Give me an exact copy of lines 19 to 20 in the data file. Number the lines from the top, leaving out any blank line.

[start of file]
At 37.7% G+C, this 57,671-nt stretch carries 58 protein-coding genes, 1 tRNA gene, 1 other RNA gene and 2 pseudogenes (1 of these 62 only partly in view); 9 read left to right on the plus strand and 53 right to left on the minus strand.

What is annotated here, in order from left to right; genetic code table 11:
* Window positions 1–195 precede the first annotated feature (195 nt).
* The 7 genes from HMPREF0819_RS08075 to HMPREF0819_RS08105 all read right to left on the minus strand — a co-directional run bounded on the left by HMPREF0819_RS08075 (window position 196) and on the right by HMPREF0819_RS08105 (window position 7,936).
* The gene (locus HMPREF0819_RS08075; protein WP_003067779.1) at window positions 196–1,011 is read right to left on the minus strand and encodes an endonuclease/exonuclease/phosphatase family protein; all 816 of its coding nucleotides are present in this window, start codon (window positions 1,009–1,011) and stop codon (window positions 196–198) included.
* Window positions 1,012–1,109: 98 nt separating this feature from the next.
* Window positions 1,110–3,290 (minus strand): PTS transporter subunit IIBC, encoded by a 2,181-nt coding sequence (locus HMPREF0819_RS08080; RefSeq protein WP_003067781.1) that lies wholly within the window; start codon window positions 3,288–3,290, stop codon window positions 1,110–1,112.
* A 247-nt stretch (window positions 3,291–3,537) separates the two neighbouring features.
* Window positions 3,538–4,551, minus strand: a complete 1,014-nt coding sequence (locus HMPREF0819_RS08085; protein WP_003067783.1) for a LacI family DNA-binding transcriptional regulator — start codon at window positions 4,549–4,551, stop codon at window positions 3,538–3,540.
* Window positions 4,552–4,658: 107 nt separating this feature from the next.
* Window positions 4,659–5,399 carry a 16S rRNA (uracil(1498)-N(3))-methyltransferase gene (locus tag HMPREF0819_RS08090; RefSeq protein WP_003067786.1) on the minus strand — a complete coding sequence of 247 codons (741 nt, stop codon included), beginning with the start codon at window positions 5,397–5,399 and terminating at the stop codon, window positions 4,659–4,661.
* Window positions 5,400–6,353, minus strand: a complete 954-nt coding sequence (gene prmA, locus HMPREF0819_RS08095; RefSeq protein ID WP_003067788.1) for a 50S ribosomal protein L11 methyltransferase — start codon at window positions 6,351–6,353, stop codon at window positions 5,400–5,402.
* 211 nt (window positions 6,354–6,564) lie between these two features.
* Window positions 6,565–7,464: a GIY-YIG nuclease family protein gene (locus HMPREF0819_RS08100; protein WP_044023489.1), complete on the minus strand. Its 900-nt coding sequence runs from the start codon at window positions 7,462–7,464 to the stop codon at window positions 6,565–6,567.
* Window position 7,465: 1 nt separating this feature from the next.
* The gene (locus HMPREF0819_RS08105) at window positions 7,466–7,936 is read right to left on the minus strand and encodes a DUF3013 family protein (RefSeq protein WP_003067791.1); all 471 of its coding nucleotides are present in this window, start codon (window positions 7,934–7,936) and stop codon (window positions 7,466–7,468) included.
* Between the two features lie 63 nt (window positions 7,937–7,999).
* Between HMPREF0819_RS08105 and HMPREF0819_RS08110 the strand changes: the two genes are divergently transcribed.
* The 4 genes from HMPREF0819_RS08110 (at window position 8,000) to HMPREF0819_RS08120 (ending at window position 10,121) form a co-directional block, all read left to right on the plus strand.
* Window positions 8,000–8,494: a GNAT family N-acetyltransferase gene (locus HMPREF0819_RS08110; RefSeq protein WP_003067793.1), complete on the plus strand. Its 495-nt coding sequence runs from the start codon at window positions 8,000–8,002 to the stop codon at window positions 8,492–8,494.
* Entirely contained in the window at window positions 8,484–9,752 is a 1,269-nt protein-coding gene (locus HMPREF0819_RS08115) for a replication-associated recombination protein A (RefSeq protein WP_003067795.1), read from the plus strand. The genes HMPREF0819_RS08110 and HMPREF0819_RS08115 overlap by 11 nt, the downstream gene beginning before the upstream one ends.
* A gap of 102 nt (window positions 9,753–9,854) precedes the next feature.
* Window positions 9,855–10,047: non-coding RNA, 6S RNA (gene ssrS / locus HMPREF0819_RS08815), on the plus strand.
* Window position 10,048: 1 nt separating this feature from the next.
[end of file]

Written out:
* The 4 genes from HMPREF0819_RS08110 (at window position 8,000) to HMPREF0819_RS08120 (ending at window position 10,121) form a co-directional block, all read left to right on the plus strand.
* Window positions 8,000–8,494: a GNAT family N-acetyltransferase gene (locus HMPREF0819_RS08110; RefSeq protein WP_003067793.1), complete on the plus strand. Its 495-nt coding sequence runs from the start codon at window positions 8,000–8,002 to the stop codon at window positions 8,492–8,494.